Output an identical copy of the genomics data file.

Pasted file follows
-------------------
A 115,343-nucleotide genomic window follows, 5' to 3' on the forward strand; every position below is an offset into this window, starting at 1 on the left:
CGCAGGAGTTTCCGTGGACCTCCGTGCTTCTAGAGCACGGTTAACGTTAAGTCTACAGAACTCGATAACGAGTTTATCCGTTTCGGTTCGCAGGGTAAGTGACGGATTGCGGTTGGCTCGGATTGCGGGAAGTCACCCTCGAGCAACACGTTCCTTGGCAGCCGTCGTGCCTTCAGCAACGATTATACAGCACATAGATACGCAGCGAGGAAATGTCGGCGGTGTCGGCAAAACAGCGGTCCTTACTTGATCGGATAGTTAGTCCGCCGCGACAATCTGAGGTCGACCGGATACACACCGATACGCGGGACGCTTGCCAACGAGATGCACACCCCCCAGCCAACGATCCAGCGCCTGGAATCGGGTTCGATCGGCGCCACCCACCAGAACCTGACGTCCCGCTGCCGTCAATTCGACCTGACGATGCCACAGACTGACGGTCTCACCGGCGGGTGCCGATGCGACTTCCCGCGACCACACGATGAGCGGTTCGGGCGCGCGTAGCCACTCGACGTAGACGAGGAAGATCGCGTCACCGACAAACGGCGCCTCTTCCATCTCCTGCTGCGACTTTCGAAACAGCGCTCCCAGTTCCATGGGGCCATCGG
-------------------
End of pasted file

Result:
A 115,343-nucleotide genomic window follows, 5' to 3' on the forward strand; every position below is an offset into this window, starting at 1 on the left:
CGCAGGAGTTTCCGTGGACCTCCGTGCTTCTAGAGCACGGTTAACGTTAAGTCTACAGAACTCGATAACGAGTTTATCCGTTTCGGTTCGCAGGGTAAGTGACGGATTGCGGTTGGCTCGGATTGCGGGAAGTCACCCTCGAGCAACACGTTCCTTGGCAGCCGTCGTGCCTTCAGCAACGATTATACAGCACATAGATACGCAGCGAGGAAATGTCGGCGGTGTCGGCAAAACAGCGGTCCTTACTTGATCGGATAGTTAGTCCGCCGCGACAATCTGAGGTCGACCGGATACACACCGATACGCGGGACGCTTGCCAACGAGATGCACACCCCCCAGCCAACGATCCAGCGCCTGGAATCGGGTTCGATCGGCGCCACCCACCAGAACCTGACGTCCCGCTGCCGTCAATTCGACCTGACGATGCCACAGACTGACGGTCTCACCGGCGGGTGCCGATGCGACTTCCCGCGACCACACGATGAGCGGTTCGGGCGCGCGTAGCCACTCGACGTAGACGAGGAAGATCGCGTCACCGACAAACGGCGCCTCTTCCATCTCCTGCTGCGACTTTCGAAACAGCGCTCCCAGTTCCATGGGGCCATCGG